Originally posted by Wagner Danda:
In a computer with 2 processors, when I create 4 threads, 2 will be on Running state and 2 on Ready?
Thanks in advance,
I don't think so. This really comes down to the implementation of your operating system. The JVM (which your application runs on) is really just one of many threads being executed by your operating system. For example, if you're running Windows, a number of threads are bring run at any one time. Which ones are running and which ones are ready is entirely up to the operating system. Since the JVM is just one thread that's being implemented, it will only run on one processor at a time (and even then for it's timeslice). That process will then switch back and forth between your four threads, so they'll probably never be executing on both processors at once.
I guess this really boils down to how your operating system handles multiple processes, but I'd develop your code as if there was only one processor inside your box. Forget that there are two of them because only the operating system itself can really take advantage of that.
This area isn't really my forte, so I'm kinda guessing here. Perhaps someone else can give a more enlightened answer, but this is what I think, anyway.
This means that if you are running several VMs on one machine, it's the native OS that determines how each of those VM processes get processor time or assigned to multiple processors.
The VM's own internal Thread-scheduler determines how much time and when a Thread runs; however, I believe the VM thread scheduler eventually has to call native OS code to give the thread some processor time, so at some point there is the ability to schedule multiple threads on different CPUs. But I think it's more a question of how the particular JVM on your platform handles thread scheduling than the native OS.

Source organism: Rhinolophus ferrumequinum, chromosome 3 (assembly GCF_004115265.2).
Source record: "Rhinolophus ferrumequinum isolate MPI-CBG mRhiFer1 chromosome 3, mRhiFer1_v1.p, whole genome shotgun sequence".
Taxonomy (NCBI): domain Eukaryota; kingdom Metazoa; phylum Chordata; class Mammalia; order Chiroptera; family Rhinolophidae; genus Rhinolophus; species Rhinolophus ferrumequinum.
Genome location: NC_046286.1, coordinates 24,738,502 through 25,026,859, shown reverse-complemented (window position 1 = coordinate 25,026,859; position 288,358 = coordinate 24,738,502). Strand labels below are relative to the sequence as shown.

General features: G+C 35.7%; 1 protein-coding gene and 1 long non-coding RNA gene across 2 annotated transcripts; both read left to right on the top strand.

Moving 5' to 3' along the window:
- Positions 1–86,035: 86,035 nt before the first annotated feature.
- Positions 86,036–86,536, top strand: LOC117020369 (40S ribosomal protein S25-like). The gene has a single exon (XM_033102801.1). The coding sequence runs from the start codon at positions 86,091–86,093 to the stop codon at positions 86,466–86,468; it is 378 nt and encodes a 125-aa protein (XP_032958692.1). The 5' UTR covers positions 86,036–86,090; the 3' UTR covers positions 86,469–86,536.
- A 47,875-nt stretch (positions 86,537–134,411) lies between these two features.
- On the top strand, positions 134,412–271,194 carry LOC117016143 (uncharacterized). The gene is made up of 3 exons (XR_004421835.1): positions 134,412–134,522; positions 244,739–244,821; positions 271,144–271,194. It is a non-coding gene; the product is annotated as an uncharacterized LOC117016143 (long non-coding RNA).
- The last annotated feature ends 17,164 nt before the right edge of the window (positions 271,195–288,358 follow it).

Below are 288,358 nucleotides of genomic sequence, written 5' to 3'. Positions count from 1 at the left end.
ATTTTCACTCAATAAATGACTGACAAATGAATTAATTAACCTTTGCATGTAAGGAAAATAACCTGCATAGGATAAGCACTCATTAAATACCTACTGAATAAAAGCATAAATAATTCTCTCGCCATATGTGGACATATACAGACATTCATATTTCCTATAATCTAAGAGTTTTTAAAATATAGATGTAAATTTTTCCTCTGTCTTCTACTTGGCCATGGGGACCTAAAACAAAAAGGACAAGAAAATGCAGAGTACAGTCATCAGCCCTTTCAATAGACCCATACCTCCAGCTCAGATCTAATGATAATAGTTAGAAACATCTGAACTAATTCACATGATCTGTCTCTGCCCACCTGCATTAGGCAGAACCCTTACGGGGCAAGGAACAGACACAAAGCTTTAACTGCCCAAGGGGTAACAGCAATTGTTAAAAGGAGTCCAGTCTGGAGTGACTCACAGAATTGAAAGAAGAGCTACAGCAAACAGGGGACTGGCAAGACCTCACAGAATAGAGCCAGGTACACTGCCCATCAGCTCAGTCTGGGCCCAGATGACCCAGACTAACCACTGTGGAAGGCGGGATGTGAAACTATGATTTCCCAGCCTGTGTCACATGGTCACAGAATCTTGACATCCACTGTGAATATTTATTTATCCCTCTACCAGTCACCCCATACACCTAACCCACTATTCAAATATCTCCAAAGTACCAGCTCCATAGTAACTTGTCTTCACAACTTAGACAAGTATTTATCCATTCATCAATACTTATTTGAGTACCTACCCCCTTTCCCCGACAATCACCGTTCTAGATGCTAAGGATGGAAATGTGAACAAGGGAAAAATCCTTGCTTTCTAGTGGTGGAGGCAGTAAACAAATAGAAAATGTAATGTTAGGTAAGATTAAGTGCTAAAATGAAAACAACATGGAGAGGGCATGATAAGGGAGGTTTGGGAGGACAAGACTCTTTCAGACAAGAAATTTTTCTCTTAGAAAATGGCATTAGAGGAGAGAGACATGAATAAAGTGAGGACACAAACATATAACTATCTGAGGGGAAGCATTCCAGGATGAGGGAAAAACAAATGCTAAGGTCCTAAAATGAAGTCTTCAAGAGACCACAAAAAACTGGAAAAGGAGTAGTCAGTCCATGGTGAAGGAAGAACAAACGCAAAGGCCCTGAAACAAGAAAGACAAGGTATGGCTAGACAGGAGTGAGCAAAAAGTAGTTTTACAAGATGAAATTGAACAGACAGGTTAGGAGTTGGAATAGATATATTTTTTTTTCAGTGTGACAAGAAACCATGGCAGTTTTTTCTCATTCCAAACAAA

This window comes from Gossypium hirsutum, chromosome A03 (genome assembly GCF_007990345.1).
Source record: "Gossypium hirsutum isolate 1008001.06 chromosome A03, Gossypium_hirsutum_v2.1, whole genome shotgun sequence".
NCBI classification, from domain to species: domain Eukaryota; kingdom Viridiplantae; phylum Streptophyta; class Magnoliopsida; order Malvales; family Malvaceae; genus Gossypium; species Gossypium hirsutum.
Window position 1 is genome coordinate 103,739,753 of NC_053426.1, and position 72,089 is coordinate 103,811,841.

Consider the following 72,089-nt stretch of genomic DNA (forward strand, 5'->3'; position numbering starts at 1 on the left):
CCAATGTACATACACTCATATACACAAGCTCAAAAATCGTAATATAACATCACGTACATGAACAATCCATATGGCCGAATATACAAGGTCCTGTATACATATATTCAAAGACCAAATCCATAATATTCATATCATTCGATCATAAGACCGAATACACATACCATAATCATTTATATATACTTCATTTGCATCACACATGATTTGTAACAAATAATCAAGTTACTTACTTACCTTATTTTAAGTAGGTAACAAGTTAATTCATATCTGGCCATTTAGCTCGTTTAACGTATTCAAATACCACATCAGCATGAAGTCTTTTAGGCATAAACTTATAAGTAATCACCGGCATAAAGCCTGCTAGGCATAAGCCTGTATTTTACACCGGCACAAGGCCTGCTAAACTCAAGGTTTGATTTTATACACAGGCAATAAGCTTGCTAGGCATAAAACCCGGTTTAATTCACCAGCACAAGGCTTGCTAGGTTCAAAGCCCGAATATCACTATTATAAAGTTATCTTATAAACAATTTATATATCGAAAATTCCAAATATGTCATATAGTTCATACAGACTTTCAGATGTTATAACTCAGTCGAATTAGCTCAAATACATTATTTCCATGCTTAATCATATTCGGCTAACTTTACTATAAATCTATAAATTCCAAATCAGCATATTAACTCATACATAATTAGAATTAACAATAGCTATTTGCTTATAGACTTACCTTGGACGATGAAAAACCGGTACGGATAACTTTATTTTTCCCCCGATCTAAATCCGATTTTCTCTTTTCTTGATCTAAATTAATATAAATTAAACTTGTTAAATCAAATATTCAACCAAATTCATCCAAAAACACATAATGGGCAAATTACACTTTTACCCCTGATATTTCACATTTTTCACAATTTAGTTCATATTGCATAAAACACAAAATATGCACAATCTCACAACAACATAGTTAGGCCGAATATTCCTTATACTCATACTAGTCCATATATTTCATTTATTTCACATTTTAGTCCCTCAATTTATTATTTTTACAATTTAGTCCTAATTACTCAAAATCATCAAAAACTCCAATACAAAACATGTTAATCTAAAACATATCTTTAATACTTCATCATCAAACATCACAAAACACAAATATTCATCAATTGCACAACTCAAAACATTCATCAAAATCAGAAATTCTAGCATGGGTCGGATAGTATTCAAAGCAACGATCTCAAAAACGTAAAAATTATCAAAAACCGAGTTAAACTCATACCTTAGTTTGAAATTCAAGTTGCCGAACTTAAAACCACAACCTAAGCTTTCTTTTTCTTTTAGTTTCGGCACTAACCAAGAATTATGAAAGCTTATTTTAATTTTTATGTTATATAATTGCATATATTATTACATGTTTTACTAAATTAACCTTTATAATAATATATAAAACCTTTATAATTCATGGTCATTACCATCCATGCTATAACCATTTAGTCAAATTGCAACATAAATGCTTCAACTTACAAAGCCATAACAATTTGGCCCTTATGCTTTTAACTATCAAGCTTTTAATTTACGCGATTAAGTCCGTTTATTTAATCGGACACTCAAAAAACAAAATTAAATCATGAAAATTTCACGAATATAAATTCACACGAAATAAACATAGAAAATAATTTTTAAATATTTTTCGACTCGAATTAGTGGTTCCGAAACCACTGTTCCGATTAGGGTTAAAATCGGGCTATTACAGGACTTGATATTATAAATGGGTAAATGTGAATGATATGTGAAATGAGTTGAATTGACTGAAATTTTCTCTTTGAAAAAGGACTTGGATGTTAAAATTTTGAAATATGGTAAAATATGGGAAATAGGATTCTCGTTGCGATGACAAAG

Any responsible OS applies a fencing scheme to processes to safeguard against unintended behavior like this. The process must then request the ability to runs its threads on multiple CPUs. In doing so, the code 'acknowledges' that it has written-in protection against parallel execution.
Here is an excerpt of Java Threads by Scott Oaks and Henry Wong (O'Reilly)
When our Java program runs on a machine with multiple processors, the following assumptions become very important:
- We can no longer assume that a currently running thread has the highest priority. A higher-priority thread may be running on a different processor.
- We can no longer assume that a low-priority thread will not run. There may be enough processors to give it execution time.
- We can no longer assume that threads of different priorities will not be running at the same time.
- We can no longer assume that certain race conditions can be ignored because it is "unreasonable" for a particular case to occur....
This is to illustrate that Java threads may be executing outside the JVM process... Again, it depends on the implementation, but it is possible to parallelize Java programs...
[ January 21, 2002: Message edited by: Valentin Crettaz ]